A Phenotypic Assay to Identify Chikungunya Virus Inhibitors Targeting the Nonstructural Protein nsP2

1Institut Pasteur, Unité de Génomique Virale et Vaccination, Paris, France.
Journal of Biomolecular Screening (Impact Factor: 2.42). 09/2012; 18(2). DOI: 10.1177/1087057112460091
Source: PubMed

ABSTRACT Chikungunya virus (CHIKV) is a mosquito-transmitted pathogen responsible for an acute infection of abrupt onset, characterized by high fever, polyarthralgia, myalgia, headaches, chills, and rash. In 2006, CHIKV was responsible for an epidemic outbreak of unprecedented magnitude in the Indian Ocean, stressing the need for therapeutic approaches. Since then, we have acquired a better understanding of CHIKV biology, but we are still missing active molecules against this reemerging pathogen. We recently reported that the nonstructural nsP2 protein of CHIKV induces a transcriptional shutoff that allows the virus to block cellular antiviral response. This was demonstrated using various luciferase-based reporter gene assays, including a trans-reporter system where Gal4 DNA binding domain is fused to Fos transcription factor. Here, we turned this assay into a high-throughput screening system to identify small molecules targeting nsP2-mediated shutoff. Among 3040 molecules tested, we identified one natural compound that partially blocks nsP2 activity and inhibits CHIKV replication in vitro. This proof of concept suggests that similar functional assays could be developed to target other viral proteins mediating a cellular shutoff and identify innovative therapeutic molecules.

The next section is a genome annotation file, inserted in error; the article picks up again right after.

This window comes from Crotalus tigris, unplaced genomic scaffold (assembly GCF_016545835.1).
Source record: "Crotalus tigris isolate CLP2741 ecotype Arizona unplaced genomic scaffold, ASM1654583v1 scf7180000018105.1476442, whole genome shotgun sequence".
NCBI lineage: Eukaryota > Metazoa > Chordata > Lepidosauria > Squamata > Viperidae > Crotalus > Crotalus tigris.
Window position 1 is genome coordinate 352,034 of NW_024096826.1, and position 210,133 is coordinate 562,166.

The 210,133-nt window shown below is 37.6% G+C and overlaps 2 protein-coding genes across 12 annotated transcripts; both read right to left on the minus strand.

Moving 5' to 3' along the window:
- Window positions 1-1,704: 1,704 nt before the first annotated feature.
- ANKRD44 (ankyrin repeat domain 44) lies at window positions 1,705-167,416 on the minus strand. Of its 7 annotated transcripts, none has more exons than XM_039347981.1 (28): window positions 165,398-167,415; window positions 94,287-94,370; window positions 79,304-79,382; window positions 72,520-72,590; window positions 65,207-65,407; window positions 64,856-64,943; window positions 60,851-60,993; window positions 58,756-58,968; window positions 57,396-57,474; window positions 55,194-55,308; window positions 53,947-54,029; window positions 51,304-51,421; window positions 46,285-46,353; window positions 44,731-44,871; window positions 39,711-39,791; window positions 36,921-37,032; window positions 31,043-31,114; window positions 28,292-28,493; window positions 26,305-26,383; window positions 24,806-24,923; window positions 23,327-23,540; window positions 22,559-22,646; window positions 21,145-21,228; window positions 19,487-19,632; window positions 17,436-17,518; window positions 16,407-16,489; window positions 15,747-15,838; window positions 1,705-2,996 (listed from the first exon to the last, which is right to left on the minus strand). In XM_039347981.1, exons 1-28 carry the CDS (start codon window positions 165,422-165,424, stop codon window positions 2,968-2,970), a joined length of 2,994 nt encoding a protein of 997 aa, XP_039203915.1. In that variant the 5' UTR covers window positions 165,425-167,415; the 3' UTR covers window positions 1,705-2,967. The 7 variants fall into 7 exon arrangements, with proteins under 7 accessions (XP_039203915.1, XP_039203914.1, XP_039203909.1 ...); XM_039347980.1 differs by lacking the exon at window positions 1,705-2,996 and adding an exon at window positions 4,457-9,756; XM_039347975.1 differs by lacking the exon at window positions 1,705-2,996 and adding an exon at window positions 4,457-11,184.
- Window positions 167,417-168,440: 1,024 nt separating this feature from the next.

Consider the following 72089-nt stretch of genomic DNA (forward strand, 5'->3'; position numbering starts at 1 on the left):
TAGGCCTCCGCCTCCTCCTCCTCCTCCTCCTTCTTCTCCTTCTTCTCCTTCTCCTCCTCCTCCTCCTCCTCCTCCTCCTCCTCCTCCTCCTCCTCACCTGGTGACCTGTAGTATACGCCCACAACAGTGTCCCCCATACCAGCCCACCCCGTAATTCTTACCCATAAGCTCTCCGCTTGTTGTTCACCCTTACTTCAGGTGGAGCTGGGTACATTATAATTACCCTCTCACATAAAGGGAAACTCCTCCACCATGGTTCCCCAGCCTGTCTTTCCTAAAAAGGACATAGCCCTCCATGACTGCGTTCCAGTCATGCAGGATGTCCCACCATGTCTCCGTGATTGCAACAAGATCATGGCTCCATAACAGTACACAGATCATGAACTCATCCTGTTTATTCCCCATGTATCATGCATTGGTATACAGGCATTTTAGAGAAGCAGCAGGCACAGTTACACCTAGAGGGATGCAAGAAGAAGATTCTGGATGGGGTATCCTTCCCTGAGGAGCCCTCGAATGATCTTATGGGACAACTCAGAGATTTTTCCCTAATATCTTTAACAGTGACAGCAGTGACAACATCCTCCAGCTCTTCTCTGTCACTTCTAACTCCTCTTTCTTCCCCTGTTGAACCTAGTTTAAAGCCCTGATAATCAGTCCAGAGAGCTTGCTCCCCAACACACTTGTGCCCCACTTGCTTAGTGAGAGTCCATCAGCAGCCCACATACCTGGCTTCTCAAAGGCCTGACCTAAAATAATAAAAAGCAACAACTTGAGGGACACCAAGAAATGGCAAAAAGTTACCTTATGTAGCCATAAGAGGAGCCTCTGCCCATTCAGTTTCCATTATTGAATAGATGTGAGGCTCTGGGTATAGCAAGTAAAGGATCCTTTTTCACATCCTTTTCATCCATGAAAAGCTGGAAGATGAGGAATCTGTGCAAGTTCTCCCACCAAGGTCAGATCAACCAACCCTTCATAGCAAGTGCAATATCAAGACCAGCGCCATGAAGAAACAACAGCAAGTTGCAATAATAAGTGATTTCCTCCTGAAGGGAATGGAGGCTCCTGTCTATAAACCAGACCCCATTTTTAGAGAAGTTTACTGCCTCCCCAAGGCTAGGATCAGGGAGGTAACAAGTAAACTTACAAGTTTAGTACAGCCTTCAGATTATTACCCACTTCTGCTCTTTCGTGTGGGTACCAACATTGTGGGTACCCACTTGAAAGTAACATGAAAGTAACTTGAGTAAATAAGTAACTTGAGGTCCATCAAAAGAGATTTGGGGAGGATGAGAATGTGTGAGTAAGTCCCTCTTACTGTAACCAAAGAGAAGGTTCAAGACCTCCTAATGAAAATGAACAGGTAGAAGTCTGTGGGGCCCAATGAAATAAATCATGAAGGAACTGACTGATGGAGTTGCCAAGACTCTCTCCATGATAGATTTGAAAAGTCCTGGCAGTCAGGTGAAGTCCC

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Available from: Frederic Tangy, Sep 29, 2015
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    • "Recently, cell-based high throughput assays have been developed to identify potential CHIKV inhibitors. One study reported a focus screen of 356 natural compounds and clinically approved drugs using a CHIKV replicon and a concomitant screen with SFV surrogate infection model [66], while another study screened 3,040 small molecules for inhibitors of CHIKV nsP2 using a novel target-based phenotypic assay approach [67]. Cruz et al. [68] used a cell-based high throughput screening assay using resazurin against a kinase inhibitor library combined with the image-based high content assay approach to identify compounds against CHIKV having novel antiviral activity. "
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